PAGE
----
Wednesday, January 31, 2007

Now That DRM Is Dead...

Commenter Eli Dourado asks this in response to my last post on DRM.
If the fixed cost of producing a record is tending toward zero (as it is), and the marginal cost of reproducing the record is very near zero, what happens to the price of music? It seems like eventually it will have to go way way down. It may be the case that musicians will give away the digital recordings to make money on tour. Labels provide a valuable service in promoting artists (and a less valuable service in screening them), but it's hard to see how they will be able to survive in their current incarnation.
I think that the price of music won't change all that much, at least at the top end. Assuming that copyright law doesn't change the artist ultimately owns his/her own destiny.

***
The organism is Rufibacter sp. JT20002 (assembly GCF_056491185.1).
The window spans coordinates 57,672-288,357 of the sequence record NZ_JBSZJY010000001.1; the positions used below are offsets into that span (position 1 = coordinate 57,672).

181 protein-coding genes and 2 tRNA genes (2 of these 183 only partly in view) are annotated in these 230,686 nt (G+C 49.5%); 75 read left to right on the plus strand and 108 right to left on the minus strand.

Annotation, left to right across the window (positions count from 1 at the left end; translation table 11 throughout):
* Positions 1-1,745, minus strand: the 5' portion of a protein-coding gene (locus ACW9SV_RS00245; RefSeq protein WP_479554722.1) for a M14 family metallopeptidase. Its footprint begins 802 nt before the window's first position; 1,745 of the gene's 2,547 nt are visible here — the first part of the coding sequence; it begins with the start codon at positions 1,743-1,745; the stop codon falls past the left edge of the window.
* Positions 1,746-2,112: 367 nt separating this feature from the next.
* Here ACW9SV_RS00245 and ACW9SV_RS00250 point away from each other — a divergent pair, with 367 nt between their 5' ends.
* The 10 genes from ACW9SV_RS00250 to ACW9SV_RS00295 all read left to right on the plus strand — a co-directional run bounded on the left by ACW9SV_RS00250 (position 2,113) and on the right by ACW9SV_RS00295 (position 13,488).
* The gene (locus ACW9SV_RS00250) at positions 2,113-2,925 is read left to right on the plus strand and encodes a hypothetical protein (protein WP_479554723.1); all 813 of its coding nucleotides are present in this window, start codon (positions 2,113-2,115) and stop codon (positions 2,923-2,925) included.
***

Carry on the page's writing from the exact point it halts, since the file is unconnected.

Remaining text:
Artists won't have to compete on price because they are essentially monopolists - distribution companies (ultimately the iTunes, Napster, Launch and similar service) will have to compete on breadth of artists and features.

I think that ultimately the Labels will play a limited role in production if at all - their role will be replaced by small firms that will assist artists with production, PR and advocate services, negotiating compensation rates with the online service providers.

The days of controlling the music industry is coming to end - and not a moment too soon.

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